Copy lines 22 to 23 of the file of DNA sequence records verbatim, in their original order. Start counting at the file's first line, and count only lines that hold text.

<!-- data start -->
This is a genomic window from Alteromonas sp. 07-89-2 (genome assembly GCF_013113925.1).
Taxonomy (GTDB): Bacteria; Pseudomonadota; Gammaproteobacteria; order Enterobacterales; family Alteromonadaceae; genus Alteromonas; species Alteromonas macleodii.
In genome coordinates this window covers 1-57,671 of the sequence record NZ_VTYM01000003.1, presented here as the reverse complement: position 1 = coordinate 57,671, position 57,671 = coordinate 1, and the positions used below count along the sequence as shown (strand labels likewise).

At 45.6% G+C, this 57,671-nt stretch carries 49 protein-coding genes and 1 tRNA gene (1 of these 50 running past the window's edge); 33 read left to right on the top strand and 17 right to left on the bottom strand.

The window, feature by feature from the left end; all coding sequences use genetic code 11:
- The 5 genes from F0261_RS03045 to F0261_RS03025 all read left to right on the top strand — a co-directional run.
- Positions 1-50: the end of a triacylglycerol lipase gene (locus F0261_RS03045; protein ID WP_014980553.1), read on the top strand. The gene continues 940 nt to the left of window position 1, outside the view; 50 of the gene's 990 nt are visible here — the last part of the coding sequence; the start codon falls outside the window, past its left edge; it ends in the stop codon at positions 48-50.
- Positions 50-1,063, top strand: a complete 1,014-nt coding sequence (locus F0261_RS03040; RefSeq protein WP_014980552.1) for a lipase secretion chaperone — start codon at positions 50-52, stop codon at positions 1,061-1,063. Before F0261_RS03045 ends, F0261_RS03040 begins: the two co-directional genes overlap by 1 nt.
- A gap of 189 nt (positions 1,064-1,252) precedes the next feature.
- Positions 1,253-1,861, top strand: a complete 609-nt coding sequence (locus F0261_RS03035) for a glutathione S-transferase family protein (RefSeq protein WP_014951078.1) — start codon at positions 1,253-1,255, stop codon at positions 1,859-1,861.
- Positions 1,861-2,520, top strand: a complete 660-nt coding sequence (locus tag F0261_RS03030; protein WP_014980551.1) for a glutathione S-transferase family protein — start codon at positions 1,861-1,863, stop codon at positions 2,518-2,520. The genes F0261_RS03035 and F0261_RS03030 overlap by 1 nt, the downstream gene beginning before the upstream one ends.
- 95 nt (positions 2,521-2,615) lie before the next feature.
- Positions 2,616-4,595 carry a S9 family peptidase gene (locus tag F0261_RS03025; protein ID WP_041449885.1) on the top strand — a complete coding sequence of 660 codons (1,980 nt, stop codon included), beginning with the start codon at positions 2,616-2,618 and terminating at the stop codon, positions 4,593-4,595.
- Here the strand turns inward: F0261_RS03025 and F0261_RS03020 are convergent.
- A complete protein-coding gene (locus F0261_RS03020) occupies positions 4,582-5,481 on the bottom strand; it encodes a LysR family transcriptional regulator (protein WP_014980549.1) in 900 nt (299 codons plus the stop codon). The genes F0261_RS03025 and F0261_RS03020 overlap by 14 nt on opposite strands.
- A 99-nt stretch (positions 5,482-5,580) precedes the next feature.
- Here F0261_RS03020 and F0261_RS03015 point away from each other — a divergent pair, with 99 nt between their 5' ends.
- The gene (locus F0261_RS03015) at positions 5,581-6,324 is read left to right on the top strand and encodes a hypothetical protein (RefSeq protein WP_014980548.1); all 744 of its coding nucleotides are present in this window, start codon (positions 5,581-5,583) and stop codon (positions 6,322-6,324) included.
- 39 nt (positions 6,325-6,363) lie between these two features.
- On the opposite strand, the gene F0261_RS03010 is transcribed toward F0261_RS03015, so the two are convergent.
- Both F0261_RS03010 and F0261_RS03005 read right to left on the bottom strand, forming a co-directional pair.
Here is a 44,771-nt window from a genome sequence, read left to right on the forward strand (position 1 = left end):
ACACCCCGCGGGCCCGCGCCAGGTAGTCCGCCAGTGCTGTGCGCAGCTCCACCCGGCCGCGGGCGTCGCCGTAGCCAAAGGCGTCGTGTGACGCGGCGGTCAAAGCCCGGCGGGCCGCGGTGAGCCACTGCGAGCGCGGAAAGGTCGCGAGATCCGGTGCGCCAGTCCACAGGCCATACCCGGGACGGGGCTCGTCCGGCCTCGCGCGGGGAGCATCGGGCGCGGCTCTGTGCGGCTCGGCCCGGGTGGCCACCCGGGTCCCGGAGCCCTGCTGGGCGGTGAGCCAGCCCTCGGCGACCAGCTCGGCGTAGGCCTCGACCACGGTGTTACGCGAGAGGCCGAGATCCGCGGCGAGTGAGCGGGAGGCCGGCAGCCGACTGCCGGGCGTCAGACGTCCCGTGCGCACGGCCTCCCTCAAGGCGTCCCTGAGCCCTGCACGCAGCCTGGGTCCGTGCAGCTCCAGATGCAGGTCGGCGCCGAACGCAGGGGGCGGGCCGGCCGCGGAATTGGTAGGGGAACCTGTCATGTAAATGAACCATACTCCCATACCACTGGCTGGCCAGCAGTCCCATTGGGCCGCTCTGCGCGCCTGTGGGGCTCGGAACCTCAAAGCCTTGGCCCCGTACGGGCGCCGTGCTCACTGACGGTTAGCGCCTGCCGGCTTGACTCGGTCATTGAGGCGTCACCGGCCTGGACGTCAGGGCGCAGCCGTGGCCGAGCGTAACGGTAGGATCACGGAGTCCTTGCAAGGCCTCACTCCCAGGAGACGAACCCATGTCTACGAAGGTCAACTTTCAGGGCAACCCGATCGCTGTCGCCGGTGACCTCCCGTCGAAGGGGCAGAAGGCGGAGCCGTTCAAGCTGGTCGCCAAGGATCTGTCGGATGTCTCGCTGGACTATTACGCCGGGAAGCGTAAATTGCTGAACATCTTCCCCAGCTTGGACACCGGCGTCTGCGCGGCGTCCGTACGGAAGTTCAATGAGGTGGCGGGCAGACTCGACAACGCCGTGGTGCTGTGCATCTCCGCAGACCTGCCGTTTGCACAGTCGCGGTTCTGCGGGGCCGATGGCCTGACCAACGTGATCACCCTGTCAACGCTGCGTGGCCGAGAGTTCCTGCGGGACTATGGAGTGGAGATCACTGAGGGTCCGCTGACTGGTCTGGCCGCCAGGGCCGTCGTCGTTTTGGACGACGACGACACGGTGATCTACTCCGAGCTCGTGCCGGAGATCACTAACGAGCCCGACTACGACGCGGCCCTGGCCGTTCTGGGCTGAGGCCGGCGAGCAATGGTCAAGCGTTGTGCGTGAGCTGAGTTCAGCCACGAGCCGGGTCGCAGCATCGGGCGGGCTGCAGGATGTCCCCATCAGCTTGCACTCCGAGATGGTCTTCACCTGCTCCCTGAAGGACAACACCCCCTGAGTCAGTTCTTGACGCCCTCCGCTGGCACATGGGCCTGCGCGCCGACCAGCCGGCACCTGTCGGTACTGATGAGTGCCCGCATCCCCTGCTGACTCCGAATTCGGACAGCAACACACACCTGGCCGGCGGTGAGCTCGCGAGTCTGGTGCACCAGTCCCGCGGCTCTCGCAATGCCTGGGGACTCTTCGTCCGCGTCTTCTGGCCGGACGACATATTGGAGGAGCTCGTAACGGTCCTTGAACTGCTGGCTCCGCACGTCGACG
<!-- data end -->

Here is a 44,771-nt window from a genome sequence, read left to right on the forward strand (position 1 = left end):
ACACCCCGCGGGCCCGCGCCAGGTAGTCCGCCAGTGCTGTGCGCAGCTCCACCCGGCCGCGGGCGTCGCCGTAGCCAAAGGCGTCGTGTGACGCGGCGGTCAAAGCCCGGCGGGCCGCGGTGAGCCACTGCGAGCGCGGAAAGGTCGCGAGATCCGGTGCGCCAGTCCACAGGCCATACCCGGGACGGGGCTCGTCCGGCCTCGCGCGGGGAGCATCGGGCGCGGCTCTGTGCGGCTCGGCCCGGGTGGCCACCCGGGTCCCGGAGCCCTGCTGGGCGGTGAGCCAGCCCTCGGCGACCAGCTCGGCGTAGGCCTCGACCACGGTGTTACGCGAGAGGCCGAGATCCGCGGCGAGTGAGCGGGAGGCCGGCAGCCGACTGCCGGGCGTCAGACGTCCCGTGCGCACGGCCTCCCTCAAGGCGTCCCTGAGCCCTGCACGCAGCCTGGGTCCGTGCAGCTCCAGATGCAGGTCGGCGCCGAACGCAGGGGGCGGGCCGGCCGCGGAATTGGTAGGGGAACCTGTCATGTAAATGAACCATACTCCCATACCACTGGCTGGCCAGCAGTCCCATTGGGCCGCTCTGCGCGCCTGTGGGGCTCGGAACCTCAAAGCCTTGGCCCCGTACGGGCGCCGTGCTCACTGACGGTTAGCGCCTGCCGGCTTGACTCGGTCATTGAGGCGTCACCGGCCTGGACGTCAGGGCGCAGCCGTGGCCGAGCGTAACGGTAGGATCACGGAGTCCTTGCAAGGCCTCACTCCCAGGAGACGAACCCATGTCTACGAAGGTCAACTTTCAGGGCAACCCGATCGCTGTCGCCGGTGACCTCCCGTCGAAGGGGCAGAAGGCGGAGCCGTTCAAGCTGGTCGCCAAGGATCTGTCGGATGTCTCGCTGGACTATTACGCCGGGAAGCGTAAATTGCTGAACATCTTCCCCAGCTTGGACACCGGCGTCTGCGCGGCGTCCGTACGGAAGTTCAATGAGGTGGCGGGCAGACTCGACAACGCCGTGGTGCTGTGCATCTCCGCAGACCTGCCGTTTGCACAGTCGCGGTTCTGCGGGGCCGATGGCCTGACCAACGTGATCACCCTGTCAACGCTGCGTGGCCGAGAGTTCCTGCGGGACTATGGAGTGGAGATCACTGAGGGTCCGCTGACTGGTCTGGCCGCCAGGGCCGTCGTCGTTTTGGACGACGACGACACGGTGATCTACTCCGAGCTCGTGCCGGAGATCACTAACGAGCCCGACTACGACGCGGCCCTGGCCGTTCTGGGCTGAGGCCGGCGAGCAATGGTCAAGCGTTGTGCGTGAGCTGAGTTCAGCCACGAGCCGGGTCGCAGCATCGGGCGGGCTGCAGGATGTCCCCATCAGCTTGCACTCCGAGATGGTCTTCACCTGCTCCCTGAAGGACAACACCCCCTGAGTCAGTTCTTGACGCCCTCCGCTGGCACATGGGCCTGCGCGCCGACCAGCCGGCACCTGTCGGTACTGATGAGTGCCCGCATCCCCTGCTGACTCCGAATTCGGACAGCAACACACACCTGGCCGGCGGTGAGCTCGCGAGTCTGGTGCACCAGTCCCGCGGCTCTCGCAATGCCTGGGGACTCTTCGTCCGCGTCTTCTGGCCGGACGACATATTGGAGGAGCTCGTAACGGTCCTTGAACTGCTGGCTCCGCACGTCGACG